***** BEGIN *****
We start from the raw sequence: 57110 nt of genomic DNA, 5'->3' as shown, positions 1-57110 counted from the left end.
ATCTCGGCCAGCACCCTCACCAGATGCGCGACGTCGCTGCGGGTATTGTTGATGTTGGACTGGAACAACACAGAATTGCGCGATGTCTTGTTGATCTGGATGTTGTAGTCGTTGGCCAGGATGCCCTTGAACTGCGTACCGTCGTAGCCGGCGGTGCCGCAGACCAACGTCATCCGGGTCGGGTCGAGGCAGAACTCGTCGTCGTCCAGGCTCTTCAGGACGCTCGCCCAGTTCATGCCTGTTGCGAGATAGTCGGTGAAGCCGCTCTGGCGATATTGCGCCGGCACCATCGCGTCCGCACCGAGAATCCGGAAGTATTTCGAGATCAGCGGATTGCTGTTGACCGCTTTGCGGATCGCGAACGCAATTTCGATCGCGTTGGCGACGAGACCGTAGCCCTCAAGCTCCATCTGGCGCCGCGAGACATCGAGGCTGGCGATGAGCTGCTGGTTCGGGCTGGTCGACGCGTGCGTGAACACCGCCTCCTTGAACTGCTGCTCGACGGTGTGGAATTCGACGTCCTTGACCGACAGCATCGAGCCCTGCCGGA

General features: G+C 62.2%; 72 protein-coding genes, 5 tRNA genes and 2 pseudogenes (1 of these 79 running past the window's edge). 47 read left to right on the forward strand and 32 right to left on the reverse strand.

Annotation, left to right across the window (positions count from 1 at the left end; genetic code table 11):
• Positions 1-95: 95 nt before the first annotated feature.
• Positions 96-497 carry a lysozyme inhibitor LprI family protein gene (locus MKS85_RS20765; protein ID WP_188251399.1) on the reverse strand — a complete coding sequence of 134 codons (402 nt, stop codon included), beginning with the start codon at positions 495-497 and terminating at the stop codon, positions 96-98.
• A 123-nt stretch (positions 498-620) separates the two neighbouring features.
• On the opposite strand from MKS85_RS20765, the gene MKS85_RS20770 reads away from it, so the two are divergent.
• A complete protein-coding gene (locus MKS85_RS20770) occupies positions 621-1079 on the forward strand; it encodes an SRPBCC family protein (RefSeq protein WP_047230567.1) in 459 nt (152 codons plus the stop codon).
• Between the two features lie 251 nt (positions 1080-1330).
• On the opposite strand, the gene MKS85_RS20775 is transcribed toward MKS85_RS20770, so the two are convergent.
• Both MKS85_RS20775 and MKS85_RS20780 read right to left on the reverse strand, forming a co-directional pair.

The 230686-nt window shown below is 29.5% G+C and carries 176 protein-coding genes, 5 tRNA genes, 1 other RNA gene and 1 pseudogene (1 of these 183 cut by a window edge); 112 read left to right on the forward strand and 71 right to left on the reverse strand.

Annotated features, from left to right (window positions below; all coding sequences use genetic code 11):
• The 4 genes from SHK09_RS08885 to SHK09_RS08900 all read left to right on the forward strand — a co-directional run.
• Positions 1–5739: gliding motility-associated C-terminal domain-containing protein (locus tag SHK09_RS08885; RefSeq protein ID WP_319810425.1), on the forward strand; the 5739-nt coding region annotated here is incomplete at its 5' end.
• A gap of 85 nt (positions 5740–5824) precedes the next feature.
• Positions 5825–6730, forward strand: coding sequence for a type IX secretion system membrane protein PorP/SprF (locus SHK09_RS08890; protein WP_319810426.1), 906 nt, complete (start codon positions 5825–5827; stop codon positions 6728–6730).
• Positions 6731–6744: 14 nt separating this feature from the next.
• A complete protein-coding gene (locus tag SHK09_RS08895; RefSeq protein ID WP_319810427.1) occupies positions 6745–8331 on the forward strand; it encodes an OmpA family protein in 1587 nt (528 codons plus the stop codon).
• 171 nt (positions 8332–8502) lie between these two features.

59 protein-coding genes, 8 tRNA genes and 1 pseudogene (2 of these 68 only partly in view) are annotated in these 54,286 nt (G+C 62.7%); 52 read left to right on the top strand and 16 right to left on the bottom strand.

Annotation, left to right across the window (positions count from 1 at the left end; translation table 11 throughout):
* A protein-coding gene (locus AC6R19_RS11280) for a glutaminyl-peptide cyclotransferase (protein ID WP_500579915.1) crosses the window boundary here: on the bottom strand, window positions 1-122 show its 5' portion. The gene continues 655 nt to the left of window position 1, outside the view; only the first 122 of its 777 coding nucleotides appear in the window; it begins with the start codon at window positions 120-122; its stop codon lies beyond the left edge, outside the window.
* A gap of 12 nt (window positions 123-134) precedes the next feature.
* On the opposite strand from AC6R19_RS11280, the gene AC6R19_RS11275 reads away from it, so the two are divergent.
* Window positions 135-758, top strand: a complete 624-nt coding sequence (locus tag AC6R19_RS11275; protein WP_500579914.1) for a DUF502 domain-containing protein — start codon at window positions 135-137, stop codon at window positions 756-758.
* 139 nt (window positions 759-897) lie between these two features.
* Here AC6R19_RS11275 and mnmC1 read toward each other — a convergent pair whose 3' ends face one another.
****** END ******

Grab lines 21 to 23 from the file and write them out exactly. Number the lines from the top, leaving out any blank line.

• 171 nt (positions 8332–8502) lie between these two features.

59 protein-coding genes, 8 tRNA genes and 1 pseudogene (2 of these 68 only partly in view) are annotated in these 54,286 nt (G+C 62.7%); 52 read left to right on the top strand and 16 right to left on the bottom strand.

Annotation, left to right across the window (positions count from 1 at the left end; translation table 11 throughout):